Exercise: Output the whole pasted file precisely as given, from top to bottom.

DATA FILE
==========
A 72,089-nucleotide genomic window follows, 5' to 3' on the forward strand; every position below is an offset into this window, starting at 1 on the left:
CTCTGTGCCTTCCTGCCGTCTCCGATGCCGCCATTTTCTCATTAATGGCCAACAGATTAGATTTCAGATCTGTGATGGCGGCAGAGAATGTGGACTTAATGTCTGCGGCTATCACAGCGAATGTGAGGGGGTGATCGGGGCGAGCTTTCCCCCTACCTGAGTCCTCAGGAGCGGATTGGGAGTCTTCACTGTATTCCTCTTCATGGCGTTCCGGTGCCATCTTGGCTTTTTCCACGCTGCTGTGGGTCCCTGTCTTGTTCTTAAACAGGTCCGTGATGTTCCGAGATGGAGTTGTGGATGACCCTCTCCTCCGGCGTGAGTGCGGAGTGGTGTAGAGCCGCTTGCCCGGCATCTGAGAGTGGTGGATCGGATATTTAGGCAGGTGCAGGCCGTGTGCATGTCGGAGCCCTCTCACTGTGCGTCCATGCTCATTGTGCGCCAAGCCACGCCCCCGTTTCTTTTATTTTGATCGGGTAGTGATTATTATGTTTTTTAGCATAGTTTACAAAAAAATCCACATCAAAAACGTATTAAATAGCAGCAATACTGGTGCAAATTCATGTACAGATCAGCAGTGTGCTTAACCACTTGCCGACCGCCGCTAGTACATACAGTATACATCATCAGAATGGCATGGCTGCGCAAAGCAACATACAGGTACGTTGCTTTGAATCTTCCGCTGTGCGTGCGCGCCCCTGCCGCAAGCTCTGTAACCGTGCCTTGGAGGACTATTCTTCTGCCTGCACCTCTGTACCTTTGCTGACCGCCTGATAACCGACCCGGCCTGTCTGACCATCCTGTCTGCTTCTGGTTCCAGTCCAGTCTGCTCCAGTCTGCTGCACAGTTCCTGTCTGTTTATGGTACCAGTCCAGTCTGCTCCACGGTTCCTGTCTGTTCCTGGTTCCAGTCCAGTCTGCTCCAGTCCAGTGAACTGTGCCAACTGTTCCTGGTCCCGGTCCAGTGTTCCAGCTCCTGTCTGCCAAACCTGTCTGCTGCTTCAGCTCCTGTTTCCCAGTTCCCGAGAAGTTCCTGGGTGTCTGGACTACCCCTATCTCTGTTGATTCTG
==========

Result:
A 72,089-nucleotide genomic window follows, 5' to 3' on the forward strand; every position below is an offset into this window, starting at 1 on the left:
CTCTGTGCCTTCCTGCCGTCTCCGATGCCGCCATTTTCTCATTAATGGCCAACAGATTAGATTTCAGATCTGTGATGGCGGCAGAGAATGTGGACTTAATGTCTGCGGCTATCACAGCGAATGTGAGGGGGTGATCGGGGCGAGCTTTCCCCCTACCTGAGTCCTCAGGAGCGGATTGGGAGTCTTCACTGTATTCCTCTTCATGGCGTTCCGGTGCCATCTTGGCTTTTTCCACGCTGCTGTGGGTCCCTGTCTTGTTCTTAAACAGGTCCGTGATGTTCCGAGATGGAGTTGTGGATGACCCTCTCCTCCGGCGTGAGTGCGGAGTGGTGTAGAGCCGCTTGCCCGGCATCTGAGAGTGGTGGATCGGATATTTAGGCAGGTGCAGGCCGTGTGCATGTCGGAGCCCTCTCACTGTGCGTCCATGCTCATTGTGCGCCAAGCCACGCCCCCGTTTCTTTTATTTTGATCGGGTAGTGATTATTATGTTTTTTAGCATAGTTTACAAAAAAATCCACATCAAAAACGTATTAAATAGCAGCAATACTGGTGCAAATTCATGTACAGATCAGCAGTGTGCTTAACCACTTGCCGACCGCCGCTAGTACATACAGTATACATCATCAGAATGGCATGGCTGCGCAAAGCAACATACAGGTACGTTGCTTTGAATCTTCCGCTGTGCGTGCGCGCCCCTGCCGCAAGCTCTGTAACCGTGCCTTGGAGGACTATTCTTCTGCCTGCACCTCTGTACCTTTGCTGACCGCCTGATAACCGACCCGGCCTGTCTGACCATCCTGTCTGCTTCTGGTTCCAGTCCAGTCTGCTCCAGTCTGCTGCACAGTTCCTGTCTGTTTATGGTACCAGTCCAGTCTGCTCCACGGTTCCTGTCTGTTCCTGGTTCCAGTCCAGTCTGCTCCAGTCCAGTGAACTGTGCCAACTGTTCCTGGTCCCGGTCCAGTGTTCCAGCTCCTGTCTGCCAAACCTGTCTGCTGCTTCAGCTCCTGTTTCCCAGTTCCCGAGAAGTTCCTGGGTGTCTGGACTACCCCTATCTCTGTTGATTCTG